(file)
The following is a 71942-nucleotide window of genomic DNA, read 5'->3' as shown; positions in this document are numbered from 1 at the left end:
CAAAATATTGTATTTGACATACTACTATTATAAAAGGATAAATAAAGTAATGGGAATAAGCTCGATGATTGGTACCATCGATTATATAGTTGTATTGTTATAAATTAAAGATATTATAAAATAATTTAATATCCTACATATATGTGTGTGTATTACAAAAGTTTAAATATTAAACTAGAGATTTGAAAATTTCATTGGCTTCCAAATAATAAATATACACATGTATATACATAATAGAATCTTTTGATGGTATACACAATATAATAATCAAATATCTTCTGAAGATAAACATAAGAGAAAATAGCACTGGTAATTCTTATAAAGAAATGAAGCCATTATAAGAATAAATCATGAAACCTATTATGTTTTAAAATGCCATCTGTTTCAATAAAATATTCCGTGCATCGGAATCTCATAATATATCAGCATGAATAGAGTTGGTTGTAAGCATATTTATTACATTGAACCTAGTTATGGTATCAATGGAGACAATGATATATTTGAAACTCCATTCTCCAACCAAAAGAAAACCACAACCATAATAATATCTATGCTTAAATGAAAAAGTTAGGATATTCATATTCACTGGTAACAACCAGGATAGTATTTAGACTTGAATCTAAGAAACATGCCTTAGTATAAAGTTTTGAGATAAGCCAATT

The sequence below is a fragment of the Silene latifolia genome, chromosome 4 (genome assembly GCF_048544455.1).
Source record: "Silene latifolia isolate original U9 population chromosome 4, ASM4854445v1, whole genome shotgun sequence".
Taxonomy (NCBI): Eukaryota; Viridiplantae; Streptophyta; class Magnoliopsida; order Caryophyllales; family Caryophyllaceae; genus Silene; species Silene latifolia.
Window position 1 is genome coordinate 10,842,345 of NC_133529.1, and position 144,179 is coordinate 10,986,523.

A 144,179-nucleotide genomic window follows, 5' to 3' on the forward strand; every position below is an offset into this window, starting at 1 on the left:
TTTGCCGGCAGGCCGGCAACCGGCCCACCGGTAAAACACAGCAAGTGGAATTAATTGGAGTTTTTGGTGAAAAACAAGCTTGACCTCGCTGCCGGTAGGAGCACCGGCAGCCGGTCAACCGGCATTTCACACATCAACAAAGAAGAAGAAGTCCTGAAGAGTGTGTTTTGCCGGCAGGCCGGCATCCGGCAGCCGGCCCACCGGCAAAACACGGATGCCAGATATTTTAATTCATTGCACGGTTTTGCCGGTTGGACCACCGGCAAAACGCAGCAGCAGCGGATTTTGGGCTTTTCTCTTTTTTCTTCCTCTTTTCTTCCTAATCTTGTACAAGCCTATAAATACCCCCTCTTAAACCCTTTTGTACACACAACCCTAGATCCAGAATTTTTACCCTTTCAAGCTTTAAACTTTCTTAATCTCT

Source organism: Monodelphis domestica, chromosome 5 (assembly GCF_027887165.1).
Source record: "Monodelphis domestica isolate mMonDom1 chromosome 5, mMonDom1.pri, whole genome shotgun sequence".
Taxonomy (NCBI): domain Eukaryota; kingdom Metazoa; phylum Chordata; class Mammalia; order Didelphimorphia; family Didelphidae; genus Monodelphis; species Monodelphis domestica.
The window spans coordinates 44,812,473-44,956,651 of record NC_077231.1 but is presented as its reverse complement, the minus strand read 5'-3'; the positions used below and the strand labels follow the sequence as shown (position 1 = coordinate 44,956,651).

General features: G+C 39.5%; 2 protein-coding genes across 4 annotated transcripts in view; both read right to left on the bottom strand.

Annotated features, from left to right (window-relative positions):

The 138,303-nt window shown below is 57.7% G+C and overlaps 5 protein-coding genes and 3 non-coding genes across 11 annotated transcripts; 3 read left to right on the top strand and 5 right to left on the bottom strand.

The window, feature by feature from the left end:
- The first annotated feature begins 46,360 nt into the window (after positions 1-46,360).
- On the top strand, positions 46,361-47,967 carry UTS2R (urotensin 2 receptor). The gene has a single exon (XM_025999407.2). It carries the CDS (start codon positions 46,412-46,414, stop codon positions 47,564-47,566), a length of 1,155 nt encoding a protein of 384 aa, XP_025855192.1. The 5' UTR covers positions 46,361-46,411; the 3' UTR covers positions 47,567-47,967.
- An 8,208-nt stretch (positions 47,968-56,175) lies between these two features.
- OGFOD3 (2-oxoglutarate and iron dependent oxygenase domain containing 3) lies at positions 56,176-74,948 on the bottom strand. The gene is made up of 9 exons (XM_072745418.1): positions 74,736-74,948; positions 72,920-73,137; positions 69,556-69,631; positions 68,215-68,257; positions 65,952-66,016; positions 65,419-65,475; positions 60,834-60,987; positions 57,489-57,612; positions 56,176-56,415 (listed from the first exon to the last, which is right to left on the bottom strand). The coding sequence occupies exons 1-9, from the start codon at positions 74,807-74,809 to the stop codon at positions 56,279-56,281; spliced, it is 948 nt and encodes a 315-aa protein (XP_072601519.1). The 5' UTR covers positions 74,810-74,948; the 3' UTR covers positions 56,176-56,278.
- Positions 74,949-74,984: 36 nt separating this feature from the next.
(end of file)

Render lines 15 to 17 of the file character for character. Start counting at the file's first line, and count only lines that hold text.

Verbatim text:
The 138,303-nt window shown below is 57.7% G+C and overlaps 5 protein-coding genes and 3 non-coding genes across 11 annotated transcripts; 3 read left to right on the top strand and 5 right to left on the bottom strand.

The window, feature by feature from the left end:
- The first annotated feature begins 46,360 nt into the window (after positions 1-46,360).